But the Green Revolution in agricultural productivity that derailed Ehrlich's predictions wasn't some market-driven inevitability. It was pushed into reality by agricultural scientists, American charitable foundations, and governments around the world. It also hasn't come without costs. The ag boom in the developing world has led to the loss of lots of forests that used to store carbon. Heavy use of fertilizers and pesticides globally has brought other not-great side effects.
In other words, progress is complicated. This was actually a key point of Condorcet's Sketch, which consisted of a description of nine past ages of human development followed by a 10th epoch stretching into the future. It was the elimination of erroneous beliefs that had enabled humanity to move forward, he argued, and there were surely still many, many errors left to be corrected. It was precisely this that underlay his hopes for the future—humanity still had so much room to improve.
Condorcet was a semi-illustrious figure with quite illustrious associates. Voltaire was a mentor, Benjamin Franklin and Thomas Jefferson his friends, the Marquis de Lafayette a witness at his wedding. His writings before the French Revolution tended toward the dense and equation-filled and gained in prominence as social scientists embraced his zeal for applying mathematical and statistical reasoning to questions of human behavior, if not necessarily his techniques.
The hastily written Sketch appealed to a broader readership and attracted more criticism. "Condorcet! Thou wert as superficial in Legislation as abstruse in Geometry," harrumphed U.S. President John Adams in the margins of his copy. The historical analysis in the book is suspect, some of the language and attitudes dated, and the argumentation not always clear. It's possible that the book's remarkable success in predicting the course of the past two centuries was more about good timing than eternal truth. "There was virtually no growth before 1750," economist Robert Gordon wrote a few years ago, "and thus there is no guarantee that growth will continue indefinitely."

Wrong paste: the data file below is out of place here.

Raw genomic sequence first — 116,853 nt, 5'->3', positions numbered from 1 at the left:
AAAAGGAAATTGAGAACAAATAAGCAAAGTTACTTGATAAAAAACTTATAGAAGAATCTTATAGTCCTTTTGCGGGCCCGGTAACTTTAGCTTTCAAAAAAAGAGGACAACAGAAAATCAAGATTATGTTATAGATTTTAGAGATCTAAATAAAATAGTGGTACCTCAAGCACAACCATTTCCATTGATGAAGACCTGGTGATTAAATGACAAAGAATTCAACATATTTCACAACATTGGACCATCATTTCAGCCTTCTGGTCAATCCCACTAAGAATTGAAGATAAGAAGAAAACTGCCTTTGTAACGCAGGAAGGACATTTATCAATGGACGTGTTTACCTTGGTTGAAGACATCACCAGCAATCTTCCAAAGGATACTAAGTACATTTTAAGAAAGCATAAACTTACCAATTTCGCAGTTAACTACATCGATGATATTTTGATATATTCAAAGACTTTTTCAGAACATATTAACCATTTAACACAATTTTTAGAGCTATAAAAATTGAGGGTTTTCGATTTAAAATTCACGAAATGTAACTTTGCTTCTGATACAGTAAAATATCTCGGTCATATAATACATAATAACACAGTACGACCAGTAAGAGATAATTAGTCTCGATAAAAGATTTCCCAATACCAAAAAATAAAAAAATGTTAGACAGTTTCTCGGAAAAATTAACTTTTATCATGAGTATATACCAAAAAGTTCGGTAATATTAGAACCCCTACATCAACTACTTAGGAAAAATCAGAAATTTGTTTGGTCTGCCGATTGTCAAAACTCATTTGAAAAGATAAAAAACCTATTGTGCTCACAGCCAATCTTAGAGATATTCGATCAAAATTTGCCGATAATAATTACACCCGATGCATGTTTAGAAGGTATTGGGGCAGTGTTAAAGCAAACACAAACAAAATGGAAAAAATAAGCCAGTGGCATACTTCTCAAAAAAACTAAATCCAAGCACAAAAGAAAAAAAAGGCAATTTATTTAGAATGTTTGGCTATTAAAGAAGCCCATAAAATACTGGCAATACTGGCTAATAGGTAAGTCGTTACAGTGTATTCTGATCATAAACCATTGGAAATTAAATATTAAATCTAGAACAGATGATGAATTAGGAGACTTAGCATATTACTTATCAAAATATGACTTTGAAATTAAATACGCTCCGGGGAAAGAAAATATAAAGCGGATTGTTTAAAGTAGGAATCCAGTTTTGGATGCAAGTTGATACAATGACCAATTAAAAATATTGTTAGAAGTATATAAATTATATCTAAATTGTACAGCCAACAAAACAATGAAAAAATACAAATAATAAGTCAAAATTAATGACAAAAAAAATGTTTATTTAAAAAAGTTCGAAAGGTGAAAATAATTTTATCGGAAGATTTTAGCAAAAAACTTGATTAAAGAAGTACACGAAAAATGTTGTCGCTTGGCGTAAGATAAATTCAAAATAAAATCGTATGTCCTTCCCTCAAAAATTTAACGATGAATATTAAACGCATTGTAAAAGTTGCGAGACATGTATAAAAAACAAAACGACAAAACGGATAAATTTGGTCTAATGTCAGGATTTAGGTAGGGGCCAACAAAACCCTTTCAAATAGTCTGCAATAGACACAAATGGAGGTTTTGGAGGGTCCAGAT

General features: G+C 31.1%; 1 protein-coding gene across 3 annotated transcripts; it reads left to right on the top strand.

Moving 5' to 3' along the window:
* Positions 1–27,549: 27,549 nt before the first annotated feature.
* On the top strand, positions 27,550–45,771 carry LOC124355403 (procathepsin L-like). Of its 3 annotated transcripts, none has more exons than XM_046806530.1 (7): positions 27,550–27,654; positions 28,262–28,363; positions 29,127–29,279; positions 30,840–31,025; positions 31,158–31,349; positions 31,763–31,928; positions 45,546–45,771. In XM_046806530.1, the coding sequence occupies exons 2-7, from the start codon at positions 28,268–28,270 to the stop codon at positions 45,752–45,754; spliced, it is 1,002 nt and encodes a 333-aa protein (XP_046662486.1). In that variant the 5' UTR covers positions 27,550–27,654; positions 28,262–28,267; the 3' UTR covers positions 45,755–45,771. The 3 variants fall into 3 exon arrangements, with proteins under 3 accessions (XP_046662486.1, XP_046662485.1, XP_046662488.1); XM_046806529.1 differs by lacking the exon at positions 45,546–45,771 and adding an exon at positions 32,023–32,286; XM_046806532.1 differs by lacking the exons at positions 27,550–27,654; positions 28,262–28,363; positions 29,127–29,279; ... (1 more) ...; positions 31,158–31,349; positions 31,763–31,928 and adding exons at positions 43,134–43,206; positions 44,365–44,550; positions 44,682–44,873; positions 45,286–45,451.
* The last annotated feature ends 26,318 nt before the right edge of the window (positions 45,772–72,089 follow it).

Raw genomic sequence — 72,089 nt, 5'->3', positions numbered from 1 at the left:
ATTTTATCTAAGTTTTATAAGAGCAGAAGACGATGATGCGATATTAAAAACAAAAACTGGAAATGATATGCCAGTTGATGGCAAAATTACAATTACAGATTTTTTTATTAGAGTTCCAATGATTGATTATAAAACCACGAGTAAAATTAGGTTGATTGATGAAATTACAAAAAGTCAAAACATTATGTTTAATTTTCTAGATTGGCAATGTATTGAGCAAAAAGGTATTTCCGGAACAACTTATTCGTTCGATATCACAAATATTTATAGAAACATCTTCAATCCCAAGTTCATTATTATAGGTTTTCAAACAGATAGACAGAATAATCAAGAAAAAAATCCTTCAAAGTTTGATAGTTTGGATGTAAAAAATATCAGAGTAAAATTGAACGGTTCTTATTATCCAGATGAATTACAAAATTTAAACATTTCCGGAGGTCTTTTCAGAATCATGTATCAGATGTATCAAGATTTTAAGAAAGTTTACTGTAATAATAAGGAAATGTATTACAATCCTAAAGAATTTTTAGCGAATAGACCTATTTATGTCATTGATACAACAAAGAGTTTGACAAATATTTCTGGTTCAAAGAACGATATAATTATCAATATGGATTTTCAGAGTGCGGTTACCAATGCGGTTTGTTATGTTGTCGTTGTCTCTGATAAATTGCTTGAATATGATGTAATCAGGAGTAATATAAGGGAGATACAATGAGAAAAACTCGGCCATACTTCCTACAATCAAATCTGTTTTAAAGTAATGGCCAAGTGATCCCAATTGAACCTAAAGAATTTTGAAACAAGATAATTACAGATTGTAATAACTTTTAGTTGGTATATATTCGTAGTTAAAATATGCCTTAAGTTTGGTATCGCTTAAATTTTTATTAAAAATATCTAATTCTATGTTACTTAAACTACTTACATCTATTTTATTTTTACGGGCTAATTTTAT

Still, Condorcet's book deserves at least as much attention as Malthus's more famous response. Sketch mixed faith in technological progress with an awareness that great turmoil often accompanies innovations, a preference for free markets with pleas for stronger governance. It preached neither complacency nor resignation but a sort of urgent, hopeful activism.
There's one thing the sudden, world-changing onset of Covid-19 has put in perspective: We really do need to deal with some of the problems that informed people have been worrying aloud about for decades. Expecting future generations to figure everything out reduces the odds of there being future generations. The pandemic has also made clear that individual action isn't enough to counter all the threats we face. We are in this together.
Innovations of the sort described in these stories cannot be expected to fix all the problems that ail the planet and the human race. Unlike gloomy fatalism, however, they're a start.
Disclaimer: This article first appeared on Bloomberg, and is published by special syndication arrangement.